There are plenty of things to seriously consider, but we’ll be able to gain more insight into Biden’s life when Promise Me, Dad is published on Nov. 14. 

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    White House glows pink for breast cancer

    (CNN)The White House glowed pink overnight to mark the start National Breast Cancer Awareness Month in the United States.

      Breast cancer: Know the facts

    “I encourage all women to talk to their health care providers about mammograms and other methods of early detection and what can be done to reduce that risk,” it quoted her as saying.
    The White House said that more than 250,000 US women and 2,000 men would likely be diagnosed with breast cancer this year.
      “To encourage women to take steps in detecting breast cancer early and to express solidarity with those who have been affected by the disease, the White House will be lit pink this evening,” the statement said.
      First Lady Melania Trump later tweeted a photo of the illuminated White House portico taken from within the residence, saying: “In honor of National Breast Cancer Awareness Month we lit the @WhiteHouse pink!”
      “Oct is Natl Breast Cancer Awareness Month. Please talk to your doctor about early detection & reducing your risk. #BreastCancerAwareness,” Trump said in an earlier post.
      The American Cancer Society says breast cancer is the second most common cancer in women in the United States.
      On average, American women have a 1 in 8 chance of developing the disease, the society says, estimating that more than 40,000 women will die from breast cancer in 2017 alone.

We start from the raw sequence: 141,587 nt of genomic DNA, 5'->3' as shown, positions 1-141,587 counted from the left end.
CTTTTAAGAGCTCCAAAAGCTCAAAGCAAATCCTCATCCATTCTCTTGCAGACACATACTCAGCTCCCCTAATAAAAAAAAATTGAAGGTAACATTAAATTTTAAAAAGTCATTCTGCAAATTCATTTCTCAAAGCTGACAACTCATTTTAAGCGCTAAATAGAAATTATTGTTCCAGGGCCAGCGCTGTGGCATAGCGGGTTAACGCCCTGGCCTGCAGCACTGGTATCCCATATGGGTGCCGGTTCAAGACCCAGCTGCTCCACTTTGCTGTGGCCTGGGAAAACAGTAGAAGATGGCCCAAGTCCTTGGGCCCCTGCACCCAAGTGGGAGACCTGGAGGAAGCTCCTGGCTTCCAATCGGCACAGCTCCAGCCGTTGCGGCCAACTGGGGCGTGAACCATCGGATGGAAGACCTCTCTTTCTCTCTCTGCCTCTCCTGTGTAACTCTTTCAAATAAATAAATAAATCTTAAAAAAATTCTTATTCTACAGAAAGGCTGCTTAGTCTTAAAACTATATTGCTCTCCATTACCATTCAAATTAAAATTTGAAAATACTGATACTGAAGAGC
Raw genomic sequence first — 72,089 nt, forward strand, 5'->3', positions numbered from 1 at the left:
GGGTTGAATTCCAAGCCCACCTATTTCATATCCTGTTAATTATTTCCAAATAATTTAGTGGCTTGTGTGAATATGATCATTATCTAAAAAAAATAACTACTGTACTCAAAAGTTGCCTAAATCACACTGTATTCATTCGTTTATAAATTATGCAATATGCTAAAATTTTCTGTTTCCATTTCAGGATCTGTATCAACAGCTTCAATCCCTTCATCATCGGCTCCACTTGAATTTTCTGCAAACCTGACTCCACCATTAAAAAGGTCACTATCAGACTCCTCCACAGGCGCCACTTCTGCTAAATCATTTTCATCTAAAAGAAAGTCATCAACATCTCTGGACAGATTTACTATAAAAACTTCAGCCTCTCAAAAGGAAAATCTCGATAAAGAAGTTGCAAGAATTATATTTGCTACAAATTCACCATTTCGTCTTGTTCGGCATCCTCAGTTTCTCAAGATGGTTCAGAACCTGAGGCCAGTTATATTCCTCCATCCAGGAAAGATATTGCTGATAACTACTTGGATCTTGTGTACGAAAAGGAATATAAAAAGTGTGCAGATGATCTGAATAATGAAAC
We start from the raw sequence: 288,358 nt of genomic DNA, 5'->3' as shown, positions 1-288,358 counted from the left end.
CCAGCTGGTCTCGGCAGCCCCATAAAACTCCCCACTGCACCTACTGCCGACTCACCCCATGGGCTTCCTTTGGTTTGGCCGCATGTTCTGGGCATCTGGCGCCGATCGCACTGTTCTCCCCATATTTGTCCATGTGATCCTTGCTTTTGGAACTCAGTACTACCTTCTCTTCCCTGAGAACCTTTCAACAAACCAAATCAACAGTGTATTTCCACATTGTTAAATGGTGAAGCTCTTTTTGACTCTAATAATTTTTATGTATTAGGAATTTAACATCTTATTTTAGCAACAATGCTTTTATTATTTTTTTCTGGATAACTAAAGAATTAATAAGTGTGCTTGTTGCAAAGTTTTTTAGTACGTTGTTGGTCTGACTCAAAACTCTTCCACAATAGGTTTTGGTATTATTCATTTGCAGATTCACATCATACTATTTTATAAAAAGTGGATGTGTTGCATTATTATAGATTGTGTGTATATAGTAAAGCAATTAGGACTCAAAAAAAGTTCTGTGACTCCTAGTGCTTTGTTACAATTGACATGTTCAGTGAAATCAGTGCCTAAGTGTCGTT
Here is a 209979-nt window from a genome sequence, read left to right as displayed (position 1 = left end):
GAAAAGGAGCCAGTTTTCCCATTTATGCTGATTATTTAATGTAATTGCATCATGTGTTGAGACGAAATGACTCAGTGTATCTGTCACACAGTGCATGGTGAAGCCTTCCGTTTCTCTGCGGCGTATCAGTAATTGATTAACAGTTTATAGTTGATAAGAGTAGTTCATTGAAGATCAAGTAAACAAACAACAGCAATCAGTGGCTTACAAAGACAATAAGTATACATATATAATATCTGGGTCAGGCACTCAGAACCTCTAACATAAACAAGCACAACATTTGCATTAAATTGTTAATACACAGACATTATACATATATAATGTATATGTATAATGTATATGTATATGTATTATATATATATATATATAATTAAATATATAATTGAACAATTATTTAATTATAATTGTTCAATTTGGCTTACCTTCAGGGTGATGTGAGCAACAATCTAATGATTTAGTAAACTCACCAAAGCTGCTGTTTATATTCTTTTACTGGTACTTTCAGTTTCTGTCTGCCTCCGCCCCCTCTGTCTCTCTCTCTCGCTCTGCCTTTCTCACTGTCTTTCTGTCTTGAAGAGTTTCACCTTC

The White House was first turned pink for Breast Cancer Awareness Month on October 7, 2008. First Lady Laura Bush turned on the lights.

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      Dems call for action following report on drug lobby’s influence on opioid distribution

      Washington (CNN)Several Hill Democrats are calling for action in the wake of a bombshell report that found the pharmaceutical industry successfully lobbied Congress to make it easier to distribute opioids across American communities and thwart the Drug Enforcement Administration’s efforts to halt the addiction crisis.

      In a statement issued on Monday, PhRMA, which represents biopharmaceutical research companies, said it had not been contacted by the news organizations regarding the story.
      “With regards to the recent Washington Post & 60 Minutes stories, we want to be clear that PhRMA did not support or lobby in favor of the Ensuring Patient Access and Effective Drug Enforcement Act and reports that PhRMA spent $40 million lobbying this bill are unequivocally false,” a statement read. “Had we been contacted by these news outlets in advance of their stories running, we would have explained our longstanding support for enhanced law enforcement efforts to fight the opioid epidemic.”
        A DEA whistleblower told “60 Minutes” the US government slowed down enforcement against large pharmaceutical companies just as the opioid epidemic was taking hold. He said the companies turned a blind eye as the pills flooded US communities while lawmakers passed a law to help the industry at the same time.